Back in June, I saw on the Mediaeval Baebes website that they had a new album coming out in October. I know it was announced back in March, but they don’t have a RSS feed on their site, so I only check for updates when I remember. The first 1000 pre-ordered copies of the album would get a numbered limited edition with two bonus tracks. Knowing that I would buy it anyway, I placed my order, not expecting to be in time for the limited edition. When I got confirmation of my order, there was no indication that it was the limited edition, so I resigned myself to the fact that I was too late and cursing their lack of RSS feed yet again.
At the beginning of September there was an official announcement that the release date had been pushed back to Spring 2009, but those who had pre-ordered would receive theirs ahead of official release, hopefully mid to late October.
Wind forward a few weeks to last Tuesday. I got home from work to find a packet for me. I had bought a few things recently on Ebay, but wasn’t outstanding anything. The only thing I could think of ordering recently was an aikido book from Aikido Journal, but it wasn’t big enough for that. It was a pleasant surprise to open it and realise what had arrived. Not only that, but it was the limited edition with bonus tracks.
I listened to the first couple of tracks that evening, but didn’t have the opportunity to hear all of the album. On Wednesday, it was our children’s Harvest Festival at the school and I had the morning off as holiday so that I could go. Once Jo and the kids had gone out, I put the album on and got to really appreciate it.
Although it is distinctively Mediaeval Baebes, it also has a different sound from any of their previous albums. That said, each of their albums has a different feel, so that in itself isn’t new.
The lyrics are from a variety of sources, from mediaeval manuscripts to William Blake and Robert Burns. Each of the baebes sings lead on at least one of the tracks, so this allows them to make a song their own.
- The album opens with Desert Rose, which has a middle-eastern feel about it and is sung by Emily Ovenden.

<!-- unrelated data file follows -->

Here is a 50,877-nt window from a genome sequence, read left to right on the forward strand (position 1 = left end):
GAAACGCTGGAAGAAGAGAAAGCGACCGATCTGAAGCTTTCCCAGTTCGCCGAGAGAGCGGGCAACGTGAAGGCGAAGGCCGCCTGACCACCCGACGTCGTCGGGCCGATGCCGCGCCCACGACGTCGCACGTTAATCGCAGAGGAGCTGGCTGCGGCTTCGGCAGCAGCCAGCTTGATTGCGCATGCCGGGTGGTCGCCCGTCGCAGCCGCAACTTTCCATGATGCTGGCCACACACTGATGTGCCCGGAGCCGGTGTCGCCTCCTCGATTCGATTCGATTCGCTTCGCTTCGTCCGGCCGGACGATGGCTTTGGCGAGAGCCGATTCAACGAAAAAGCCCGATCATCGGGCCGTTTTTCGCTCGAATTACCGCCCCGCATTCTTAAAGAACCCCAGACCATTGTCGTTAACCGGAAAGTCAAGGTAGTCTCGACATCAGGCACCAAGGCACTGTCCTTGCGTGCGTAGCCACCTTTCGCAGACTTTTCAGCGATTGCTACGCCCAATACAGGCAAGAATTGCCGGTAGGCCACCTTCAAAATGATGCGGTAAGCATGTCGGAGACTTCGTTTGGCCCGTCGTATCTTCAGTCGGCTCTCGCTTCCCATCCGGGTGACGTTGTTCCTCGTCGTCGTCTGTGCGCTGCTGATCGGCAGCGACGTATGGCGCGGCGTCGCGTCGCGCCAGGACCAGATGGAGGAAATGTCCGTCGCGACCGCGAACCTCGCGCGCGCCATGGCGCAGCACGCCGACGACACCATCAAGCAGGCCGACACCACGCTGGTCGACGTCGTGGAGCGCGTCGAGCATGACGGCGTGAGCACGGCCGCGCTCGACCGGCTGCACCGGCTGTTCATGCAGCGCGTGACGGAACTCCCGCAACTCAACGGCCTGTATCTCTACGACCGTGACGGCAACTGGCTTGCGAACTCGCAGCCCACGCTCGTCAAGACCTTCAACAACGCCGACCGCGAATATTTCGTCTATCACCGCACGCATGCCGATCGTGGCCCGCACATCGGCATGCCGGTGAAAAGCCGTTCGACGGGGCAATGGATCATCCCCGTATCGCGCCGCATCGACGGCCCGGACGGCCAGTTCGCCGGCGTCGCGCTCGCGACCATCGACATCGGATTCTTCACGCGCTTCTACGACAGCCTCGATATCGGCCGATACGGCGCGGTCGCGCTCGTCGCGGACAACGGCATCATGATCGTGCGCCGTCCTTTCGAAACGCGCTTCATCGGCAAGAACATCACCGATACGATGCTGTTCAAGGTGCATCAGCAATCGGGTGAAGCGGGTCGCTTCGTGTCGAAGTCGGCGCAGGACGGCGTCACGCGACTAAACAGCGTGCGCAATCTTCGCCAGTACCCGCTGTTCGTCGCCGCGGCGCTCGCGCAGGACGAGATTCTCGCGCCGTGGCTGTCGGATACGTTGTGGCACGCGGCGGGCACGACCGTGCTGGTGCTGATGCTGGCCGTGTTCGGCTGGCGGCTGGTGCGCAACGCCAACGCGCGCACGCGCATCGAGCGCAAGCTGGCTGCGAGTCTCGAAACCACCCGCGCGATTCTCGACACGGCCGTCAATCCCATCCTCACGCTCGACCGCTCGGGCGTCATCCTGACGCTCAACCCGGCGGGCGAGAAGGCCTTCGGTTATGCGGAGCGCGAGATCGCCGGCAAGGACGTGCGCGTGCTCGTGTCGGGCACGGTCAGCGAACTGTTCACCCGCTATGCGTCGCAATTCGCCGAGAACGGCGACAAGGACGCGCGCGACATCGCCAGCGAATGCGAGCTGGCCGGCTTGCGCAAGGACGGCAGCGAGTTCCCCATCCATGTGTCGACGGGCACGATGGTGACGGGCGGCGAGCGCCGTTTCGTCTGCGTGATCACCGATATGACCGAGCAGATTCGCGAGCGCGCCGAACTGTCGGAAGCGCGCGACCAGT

- The next track, Suscipe Flos Florem, is a more usual slow tune with harmonised vocals, with Katharine Blake leading the vocals.
- The third track, The Blacksmiths, stopped me in my tracks. It was so unlike anything I had heard them do before. That said it was quirky and had me smiling from the off. It was almost a pop track in its production, but with the backing acoustic guitars and clapping and then violin. This was lead by Bev Lee Harling.
- The next track, To the One, lead by Katharine Blake again, is another change of pace. This is a much more peaceful song with harps and voices.
- Miracle starts slows and then builds to a full chorus of all the baebes supporting Melpomeni Kermanidou’s lead vocals.
- I Sing of a Maiden, what can I say. It has a mediaeval feel throughout. You can’t help tapping along to the beat, even if you don’t know what the words are. Beautifully sung by Claire Rabbitt.
- The next track, The Undivided, lead by Bev Lee Harling, has to be one of my favourites. It has minimal accompaniment. It is one of those songs that you listen to half knowing the words even though you’ve never heard it before.
- Katharine returns to the lead with Ecce Chorus Virginum. This is sung in Latin, with a bright lively chorus.
- Esther Dee is the lead vocal on Mad Song. This has a eastern feel with clear lightly accompanied vocals.
- Recorders introduce and accompany My Lady Sleeps. This is a group song and is most similar to previous songs of theirs.
- Yonder Lee is a lively song with Claire Rabbitt leading. I can imagine this one going down a treat live. You find yourself tapping and joining in quite quickly.
- Till A’ The Seas Gang Dry is the second using Robert Burns’ words (Yonder Lee was was the other). It is a slow song with Katharine singing the verses and the others joining in on the chorus.
- Sunrise is another upbeat tune by Emily Ovenden.
- Esther sings La Belle Dame Sans Merci which slows the pace down again with a much more restrained guitar accompanyment and harmonised vocals.
- The first bonus track is Swete Jhesu, King of Blisse. This is classic baebes with unaccompanied vocals that build and build through the track.
- The final track is Myrie Songen. This has the recorders and hurdy gurdy sound that gives the mediaeval feel.
I have lost track of the number of times that I have listened to this album over the last few days. It has definitely become a favourite.
I think at the moment my 3 favourite tracks are The Undivided, Yonder Lee and I Sing of a Maiden. This is bound to change as The Blacksmiths is great, as is Mad Song.
By the way, the Harvest Festival went really well. My daughter was the Little Red Hen in her class production. She had been practicing her lines all week and got them right without any problems.